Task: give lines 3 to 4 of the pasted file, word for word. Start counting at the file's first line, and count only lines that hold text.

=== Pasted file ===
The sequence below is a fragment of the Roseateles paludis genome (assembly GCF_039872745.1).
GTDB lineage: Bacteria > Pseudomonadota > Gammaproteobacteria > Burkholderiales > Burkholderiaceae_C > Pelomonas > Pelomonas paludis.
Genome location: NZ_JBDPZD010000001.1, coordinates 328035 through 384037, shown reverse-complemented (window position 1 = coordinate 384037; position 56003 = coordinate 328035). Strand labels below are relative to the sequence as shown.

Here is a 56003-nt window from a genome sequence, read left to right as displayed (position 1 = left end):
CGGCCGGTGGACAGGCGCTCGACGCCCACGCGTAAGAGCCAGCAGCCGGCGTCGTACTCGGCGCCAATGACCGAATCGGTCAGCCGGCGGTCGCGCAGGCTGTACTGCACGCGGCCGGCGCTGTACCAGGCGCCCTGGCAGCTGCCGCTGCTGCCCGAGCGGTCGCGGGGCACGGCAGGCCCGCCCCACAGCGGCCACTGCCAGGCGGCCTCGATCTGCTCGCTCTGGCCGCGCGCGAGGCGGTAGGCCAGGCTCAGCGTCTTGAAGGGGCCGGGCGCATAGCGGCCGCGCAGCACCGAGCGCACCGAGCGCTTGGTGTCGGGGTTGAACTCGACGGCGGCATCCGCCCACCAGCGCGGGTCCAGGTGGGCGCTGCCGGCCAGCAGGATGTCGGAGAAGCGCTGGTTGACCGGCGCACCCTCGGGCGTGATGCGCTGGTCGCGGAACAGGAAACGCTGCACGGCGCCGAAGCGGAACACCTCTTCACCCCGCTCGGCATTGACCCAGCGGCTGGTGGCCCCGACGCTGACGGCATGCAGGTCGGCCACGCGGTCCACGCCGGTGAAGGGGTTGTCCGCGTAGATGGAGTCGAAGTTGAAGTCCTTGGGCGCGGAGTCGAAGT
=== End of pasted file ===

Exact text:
Genome location: NZ_JBDPZD010000001.1, coordinates 328035 through 384037, shown reverse-complemented (window position 1 = coordinate 384037; position 56003 = coordinate 328035). Strand labels below are relative to the sequence as shown.

Here is a 56003-nt window from a genome sequence, read left to right as displayed (position 1 = left end):